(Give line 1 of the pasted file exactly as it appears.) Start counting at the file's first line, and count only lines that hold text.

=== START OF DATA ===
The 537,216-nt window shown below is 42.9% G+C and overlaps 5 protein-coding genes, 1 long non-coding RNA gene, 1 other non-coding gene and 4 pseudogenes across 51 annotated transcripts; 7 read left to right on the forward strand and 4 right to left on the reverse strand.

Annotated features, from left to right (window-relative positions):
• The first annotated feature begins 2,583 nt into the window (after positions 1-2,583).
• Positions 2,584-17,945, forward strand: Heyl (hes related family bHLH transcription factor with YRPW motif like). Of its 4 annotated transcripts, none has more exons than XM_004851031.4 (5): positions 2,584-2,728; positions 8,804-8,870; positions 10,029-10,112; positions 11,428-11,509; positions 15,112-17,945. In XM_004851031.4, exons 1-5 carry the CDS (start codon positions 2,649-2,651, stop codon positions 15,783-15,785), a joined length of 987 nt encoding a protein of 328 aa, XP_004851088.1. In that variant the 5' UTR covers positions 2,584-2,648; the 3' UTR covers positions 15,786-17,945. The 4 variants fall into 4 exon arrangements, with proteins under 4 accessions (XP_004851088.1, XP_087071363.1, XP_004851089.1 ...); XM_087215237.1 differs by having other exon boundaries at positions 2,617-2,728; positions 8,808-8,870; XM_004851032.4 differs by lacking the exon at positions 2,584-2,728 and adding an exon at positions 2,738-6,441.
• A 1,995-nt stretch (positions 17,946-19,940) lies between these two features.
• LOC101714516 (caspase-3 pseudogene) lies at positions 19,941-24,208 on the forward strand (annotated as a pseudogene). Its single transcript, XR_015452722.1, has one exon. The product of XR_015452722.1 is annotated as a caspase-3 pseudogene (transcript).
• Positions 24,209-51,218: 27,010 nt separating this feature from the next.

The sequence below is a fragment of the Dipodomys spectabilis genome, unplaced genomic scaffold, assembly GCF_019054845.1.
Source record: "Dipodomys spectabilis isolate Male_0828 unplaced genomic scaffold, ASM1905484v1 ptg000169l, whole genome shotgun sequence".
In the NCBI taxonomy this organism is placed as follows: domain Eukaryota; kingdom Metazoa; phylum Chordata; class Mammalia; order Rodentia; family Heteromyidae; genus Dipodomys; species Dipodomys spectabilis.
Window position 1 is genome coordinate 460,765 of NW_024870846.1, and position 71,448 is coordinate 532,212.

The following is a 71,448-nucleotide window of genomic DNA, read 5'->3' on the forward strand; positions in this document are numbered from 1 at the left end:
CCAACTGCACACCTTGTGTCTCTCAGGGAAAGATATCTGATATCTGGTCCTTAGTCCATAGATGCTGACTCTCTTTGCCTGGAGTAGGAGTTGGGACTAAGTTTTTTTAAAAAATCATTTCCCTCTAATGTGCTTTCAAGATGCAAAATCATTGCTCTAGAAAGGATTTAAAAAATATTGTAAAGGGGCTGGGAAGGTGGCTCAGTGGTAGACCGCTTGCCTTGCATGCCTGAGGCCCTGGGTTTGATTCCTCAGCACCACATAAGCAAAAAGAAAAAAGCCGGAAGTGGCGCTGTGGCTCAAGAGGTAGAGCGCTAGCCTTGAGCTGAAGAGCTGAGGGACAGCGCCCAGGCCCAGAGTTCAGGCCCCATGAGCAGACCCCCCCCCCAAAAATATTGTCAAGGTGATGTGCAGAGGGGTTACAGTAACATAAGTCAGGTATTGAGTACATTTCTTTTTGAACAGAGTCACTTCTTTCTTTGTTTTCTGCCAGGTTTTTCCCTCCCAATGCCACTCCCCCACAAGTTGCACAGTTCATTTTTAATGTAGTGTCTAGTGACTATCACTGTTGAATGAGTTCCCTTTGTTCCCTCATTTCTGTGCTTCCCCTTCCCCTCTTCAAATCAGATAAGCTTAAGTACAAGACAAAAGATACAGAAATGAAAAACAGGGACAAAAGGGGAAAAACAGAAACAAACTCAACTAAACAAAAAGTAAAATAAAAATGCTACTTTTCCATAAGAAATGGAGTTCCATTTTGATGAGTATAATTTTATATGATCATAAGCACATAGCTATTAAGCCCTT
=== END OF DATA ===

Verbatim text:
The 537,216-nt window shown below is 42.9% G+C and overlaps 5 protein-coding genes, 1 long non-coding RNA gene, 1 other non-coding gene and 4 pseudogenes across 51 annotated transcripts; 7 read left to right on the forward strand and 4 right to left on the reverse strand.